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FAQs about Astrea, Turbo, Collonista Snails, Family Turbinidae

Related Articles: Gastropods, Sea Slugs, Mollusks, Abalone,

Related FAQs: Marine Snails 1, Marine Snails 2, Marine Snails 3, Marine Snails 4, Snail ID 1, Snail ID 2, Snail Behavior, Snail Selection, Snail Compatibility, Snail Systems, Snail Feeding, Snail Disease, Snail Reproduction, Mollusks, Sea Slugs, Abalone,

High Magnesium and Turbo Snails    2/4/13
Hello crew, hope you are well. I've written several times before about my inability to keep Turbo Snails alive in my hair-algae-infested 29 gallon FOWLR tank. I'm still having the problem. My magnesium reads at 1500 ppm or slightly above with my Salifert kit. I've seen statements that magnesium is a muscle relaxant for snails.
<Yes... for most all animals>
 They die within a week or so, and do seem to fall down a lot before they succumb. I've tried Instant Ocean and Tropic Marin salts lately, and the newly-mixed saltwater always tests at 1500 or above.
<Strange. You want it, [Mg], to be about three times the concentration of Calcium>
I went to a good fish store today, and they confirmed the 1500 magnesium reading. They said this was surprising, since salt mixes generally produces less magnesium than this (especially Instant Ocean).
<Agreed>
They suggested the extra magnesium may be coming from my water source (RO, but not DI).
<Mmm, nah>
I tried to test for magnesium in my RO water, but the Salifert Mg test kit doesn't seem to work with fresh water. So my questions: is this magnesium level (with a calcium level generally between 400 and 450) capable of killing turbo snails in a couple of weeks?
<Yes; it can>
(Other inverts, such as Margarita Snails and Fire Shrimp, seem to do OK in the tank.) Is it likely for 100 to 200 ppm of magnesium to pass through my RO filter?
<Not>
 Is there a way I can test for it (i.e. a test that works in fresh water)?
<There are... you might look on Hach and LaMotte's websites... or a lab nearby or distal that you can send a sample to for testing>
I don't want to buy a DI filter without a good reason. Thanks, Jerry
<Welcome. Please do report back to us w/ your further findings. Bob Fenner>

Re: Turbo Snails Dying     1/5/13
Bob, As always, thanks for your prompt and helpful comments. I put ten Turbos in the tank last time (I know that's too many for permanent residence), so it's hard to believe the fire shrimp is attacking all of them.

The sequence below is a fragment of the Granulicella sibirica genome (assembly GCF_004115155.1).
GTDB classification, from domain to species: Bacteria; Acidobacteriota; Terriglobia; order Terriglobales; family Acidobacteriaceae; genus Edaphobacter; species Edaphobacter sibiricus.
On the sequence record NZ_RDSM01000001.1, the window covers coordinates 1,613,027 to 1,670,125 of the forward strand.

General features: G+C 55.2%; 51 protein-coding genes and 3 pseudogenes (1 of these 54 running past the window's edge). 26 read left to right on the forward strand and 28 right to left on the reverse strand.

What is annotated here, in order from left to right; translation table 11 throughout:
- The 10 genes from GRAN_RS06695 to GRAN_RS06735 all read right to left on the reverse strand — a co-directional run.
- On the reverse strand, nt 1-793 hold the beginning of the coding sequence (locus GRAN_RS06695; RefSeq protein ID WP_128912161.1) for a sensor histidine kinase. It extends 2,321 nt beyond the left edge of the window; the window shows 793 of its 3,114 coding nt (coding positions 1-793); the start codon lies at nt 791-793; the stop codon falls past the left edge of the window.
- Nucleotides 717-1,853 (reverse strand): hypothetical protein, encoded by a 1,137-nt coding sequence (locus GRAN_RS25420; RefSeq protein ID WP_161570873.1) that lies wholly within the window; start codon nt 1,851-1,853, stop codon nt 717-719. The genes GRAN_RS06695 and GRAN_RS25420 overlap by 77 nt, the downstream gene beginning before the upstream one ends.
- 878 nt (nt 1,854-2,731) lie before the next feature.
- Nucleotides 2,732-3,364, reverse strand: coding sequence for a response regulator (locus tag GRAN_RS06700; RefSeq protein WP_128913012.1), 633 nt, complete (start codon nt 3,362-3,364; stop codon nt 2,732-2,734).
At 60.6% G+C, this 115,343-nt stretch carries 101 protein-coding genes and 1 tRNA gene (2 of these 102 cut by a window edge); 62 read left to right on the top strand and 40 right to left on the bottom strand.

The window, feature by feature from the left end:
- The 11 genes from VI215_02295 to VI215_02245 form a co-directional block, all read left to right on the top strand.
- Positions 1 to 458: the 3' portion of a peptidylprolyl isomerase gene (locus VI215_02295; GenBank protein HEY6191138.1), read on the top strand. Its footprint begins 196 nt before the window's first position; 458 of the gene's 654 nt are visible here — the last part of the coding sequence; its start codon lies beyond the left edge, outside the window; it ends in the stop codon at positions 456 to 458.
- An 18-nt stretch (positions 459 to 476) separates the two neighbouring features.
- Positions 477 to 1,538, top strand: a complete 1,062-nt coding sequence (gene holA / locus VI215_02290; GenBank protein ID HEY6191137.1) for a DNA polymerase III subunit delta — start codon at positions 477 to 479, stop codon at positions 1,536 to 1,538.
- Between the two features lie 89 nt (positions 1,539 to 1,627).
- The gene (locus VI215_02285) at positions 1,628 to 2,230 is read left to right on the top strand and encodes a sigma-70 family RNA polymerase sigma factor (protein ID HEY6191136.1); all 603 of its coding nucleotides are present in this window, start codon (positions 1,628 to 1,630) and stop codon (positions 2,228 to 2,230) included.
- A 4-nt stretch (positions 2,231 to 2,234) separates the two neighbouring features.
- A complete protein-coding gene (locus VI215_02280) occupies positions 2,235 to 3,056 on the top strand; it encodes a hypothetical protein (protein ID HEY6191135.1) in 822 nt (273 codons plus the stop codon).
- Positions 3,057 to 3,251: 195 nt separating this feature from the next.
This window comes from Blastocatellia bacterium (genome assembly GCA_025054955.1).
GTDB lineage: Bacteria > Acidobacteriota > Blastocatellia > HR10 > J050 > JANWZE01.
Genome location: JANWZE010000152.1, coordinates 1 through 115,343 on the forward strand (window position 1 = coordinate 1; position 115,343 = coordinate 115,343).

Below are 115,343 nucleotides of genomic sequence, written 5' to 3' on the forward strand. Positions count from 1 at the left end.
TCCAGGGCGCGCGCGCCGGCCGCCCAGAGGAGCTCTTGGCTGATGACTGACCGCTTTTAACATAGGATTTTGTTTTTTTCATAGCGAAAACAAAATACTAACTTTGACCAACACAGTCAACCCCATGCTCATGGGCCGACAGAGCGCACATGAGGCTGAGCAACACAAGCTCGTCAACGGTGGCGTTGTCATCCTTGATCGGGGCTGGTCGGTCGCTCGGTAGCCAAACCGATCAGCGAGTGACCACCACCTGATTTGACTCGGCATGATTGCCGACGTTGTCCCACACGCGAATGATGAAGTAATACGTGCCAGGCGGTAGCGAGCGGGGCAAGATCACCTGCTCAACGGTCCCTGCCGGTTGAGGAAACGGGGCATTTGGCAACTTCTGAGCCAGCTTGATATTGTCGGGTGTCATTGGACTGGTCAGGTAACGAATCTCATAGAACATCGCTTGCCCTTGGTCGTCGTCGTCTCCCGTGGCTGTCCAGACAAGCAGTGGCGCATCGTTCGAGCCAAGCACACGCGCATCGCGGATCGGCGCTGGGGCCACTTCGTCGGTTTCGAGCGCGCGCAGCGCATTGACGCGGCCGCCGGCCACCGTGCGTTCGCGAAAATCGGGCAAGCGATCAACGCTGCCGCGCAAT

<Mmm, have seen this before>
Actually, the shrimp hides except for when I put in food, so unless he turns into a maniac at night, I think he's exonerated. Interesting about the toxic algae. But I have a Tail Spot Blenny that frequently chomps on the fuzzy algae, and the margarita snails presumably do too. So hopefully it's not a toxicity problem. I'll calibrate my refractometer to make sure my SG values are correct. To make sure I understand...are you saying that Turbos shouldn't be exposed to a SG change of more than 0.001 per day?
<Yes; a good general rule>
 So that, for example, if my display tank is at 1.025 and the store water is 1.028, I should not try to acclimate them to the display tank, but should rather put them in a quarantine tank at close to 1.028, and transition them to the display tank conditions over a time not less than 3 days?
<Correct>
 Thanks, Jerry
<Welcome. BobF> 

Help in Invert ID     – 11/20/12
Hello Awesome WWM Crew!
Can you please help me identify this hitchhiker in my tank, and is it safe to keep in a reef tank?  Kinda like its appearance and I'm thinking of keeping it :)
Thanks!
Gabe M
Can't make out what this is from your blurry pix Gabe. Can you provide some that are better resolved? Have sent along to LynnZ for her go. Bob Fenner

Re: Help in Invert ID     – 11/20/12
I'll try, the little bugger is a bit hard to find,
<Do send along a physical and behavioral description as well please>
 just managed to snap this shot with my phone last night when it was in broad *cough* daylight.
<A small digital camera is much better>
  Will send a better one when I see it again. 
Thanks, Bob.
<Welcome Gabe. B>
Re: Help in Invert ID     11/20/12

Thanks Bob, it looks like a Lithopoma/Astraea species of some sort.  I'll send Gabriel a reply (through WWM) ASAP!
Take care,
-Lynn
<Ahh, thank you Lynn. B>
Help in Invert ID – Turbinid and Possible Whelk – 11/20/12

Hello Awesome WWM Crew!
<Woohoo! Thanks, and hello to you too!>
Can you please help me identify this hitchhiker in my tank,
<It appears to be a harmless Turbinid (family Turbinidae) snail of some sort. Could you tell me where it came from originally?  Also, if you could send along a more detailed photo (or two) and tell me the approximate size that would be most helpful.  Please see the following link for examples of turbinids (each photo is a link to more information and photos): http://www.gastropods.com/Taxon_pages/TN_Family_TURBINIDAE.shtml#TURBINIDAEASTRAEINAE  >
…and is it safe to keep in a reef tank? 
<If it is indeed a Turbinid, then yes, it’ll be fine.  That is, it will consume film algae, diatoms and the like, and will not pose a threat to any corals or other livestock.  All in all, it’ll be a terrific addition to your clean-up crew.  I’m actually more concerned about the snail seen at the bottom of image 4111.  It looks a lot like a whelk, a common hitchhiker on live rock from Florida that preys on other snails and small invert’s.  Do send along a detailed photo or two and I’ll do my best to confirm whether it could be a problem.>
Kinda like its appearance and I'm thinking of keeping it :)
<Yep, it’s a beauty alright!>
Thanks!
<You’re most welcome!  Take care, Lynn Z>
Re: Help in Invert ID     11/21/12

Hey Bob,
<Big G!>
I think I know what snail it is, Lynn gave me an awesome link to help me ID it.. from the looks of it, it's Bellastraea squamifera. Definitely a keeper
:D
Thanks, Bob
Gabe
<Cheers, BobF>
Re: Help in Invert ID – Turbinid and Possible Whelk – 11/21/12